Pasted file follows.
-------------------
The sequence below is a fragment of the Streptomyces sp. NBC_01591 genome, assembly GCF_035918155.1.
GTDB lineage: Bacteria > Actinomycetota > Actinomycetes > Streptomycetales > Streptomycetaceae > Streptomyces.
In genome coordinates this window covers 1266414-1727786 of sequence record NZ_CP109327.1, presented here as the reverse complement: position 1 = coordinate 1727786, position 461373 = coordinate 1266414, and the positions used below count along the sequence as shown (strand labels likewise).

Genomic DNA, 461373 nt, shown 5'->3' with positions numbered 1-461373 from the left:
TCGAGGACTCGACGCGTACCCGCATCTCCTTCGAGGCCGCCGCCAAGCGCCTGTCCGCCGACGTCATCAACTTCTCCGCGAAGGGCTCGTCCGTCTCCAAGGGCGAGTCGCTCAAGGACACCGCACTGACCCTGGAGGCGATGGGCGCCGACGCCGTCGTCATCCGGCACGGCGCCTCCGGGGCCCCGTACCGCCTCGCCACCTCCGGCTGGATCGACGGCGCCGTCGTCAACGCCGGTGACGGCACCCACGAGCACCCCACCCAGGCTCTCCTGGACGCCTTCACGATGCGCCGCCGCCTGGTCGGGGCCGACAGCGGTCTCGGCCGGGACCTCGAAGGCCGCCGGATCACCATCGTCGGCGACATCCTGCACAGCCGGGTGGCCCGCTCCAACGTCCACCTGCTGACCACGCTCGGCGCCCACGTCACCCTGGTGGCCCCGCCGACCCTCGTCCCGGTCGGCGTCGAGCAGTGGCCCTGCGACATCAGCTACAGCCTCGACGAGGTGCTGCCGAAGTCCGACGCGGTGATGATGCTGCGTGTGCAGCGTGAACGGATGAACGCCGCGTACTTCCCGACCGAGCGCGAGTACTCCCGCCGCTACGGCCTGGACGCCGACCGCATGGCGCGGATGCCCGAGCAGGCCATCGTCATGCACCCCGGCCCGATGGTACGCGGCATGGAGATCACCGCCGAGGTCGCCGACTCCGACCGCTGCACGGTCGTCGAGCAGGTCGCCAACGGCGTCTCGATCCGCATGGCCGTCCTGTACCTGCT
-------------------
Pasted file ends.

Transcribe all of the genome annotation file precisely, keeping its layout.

The sequence below is a fragment of the Streptomyces sp. NBC_01591 genome, assembly GCF_035918155.1.
GTDB lineage: Bacteria > Actinomycetota > Actinomycetes > Streptomycetales > Streptomycetaceae > Streptomyces.
In genome coordinates this window covers 1266414-1727786 of sequence record NZ_CP109327.1, presented here as the reverse complement: position 1 = coordinate 1727786, position 461373 = coordinate 1266414, and the positions used below count along the sequence as shown (strand labels likewise).

Genomic DNA, 461373 nt, shown 5'->3' with positions numbered 1-461373 from the left:
TCGAGGACTCGACGCGTACCCGCATCTCCTTCGAGGCCGCCGCCAAGCGCCTGTCCGCCGACGTCATCAACTTCTCCGCGAAGGGCTCGTCCGTCTCCAAGGGCGAGTCGCTCAAGGACACCGCACTGACCCTGGAGGCGATGGGCGCCGACGCCGTCGTCATCCGGCACGGCGCCTCCGGGGCCCCGTACCGCCTCGCCACCTCCGGCTGGATCGACGGCGCCGTCGTCAACGCCGGTGACGGCACCCACGAGCACCCCACCCAGGCTCTCCTGGACGCCTTCACGATGCGCCGCCGCCTGGTCGGGGCCGACAGCGGTCTCGGCCGGGACCTCGAAGGCCGCCGGATCACCATCGTCGGCGACATCCTGCACAGCCGGGTGGCCCGCTCCAACGTCCACCTGCTGACCACGCTCGGCGCCCACGTCACCCTGGTGGCCCCGCCGACCCTCGTCCCGGTCGGCGTCGAGCAGTGGCCCTGCGACATCAGCTACAGCCTCGACGAGGTGCTGCCGAAGTCCGACGCGGTGATGATGCTGCGTGTGCAGCGTGAACGGATGAACGCCGCGTACTTCCCGACCGAGCGCGAGTACTCCCGCCGCTACGGCCTGGACGCCGACCGCATGGCGCGGATGCCCGAGCAGGCCATCGTCATGCACCCCGGCCCGATGGTACGCGGCATGGAGATCACCGCCGAGGTCGCCGACTCCGACCGCTGCACGGTCGTCGAGCAGGTCGCCAACGGCGTCTCGATCCGCATGGCCGTCCTGTACCTGCT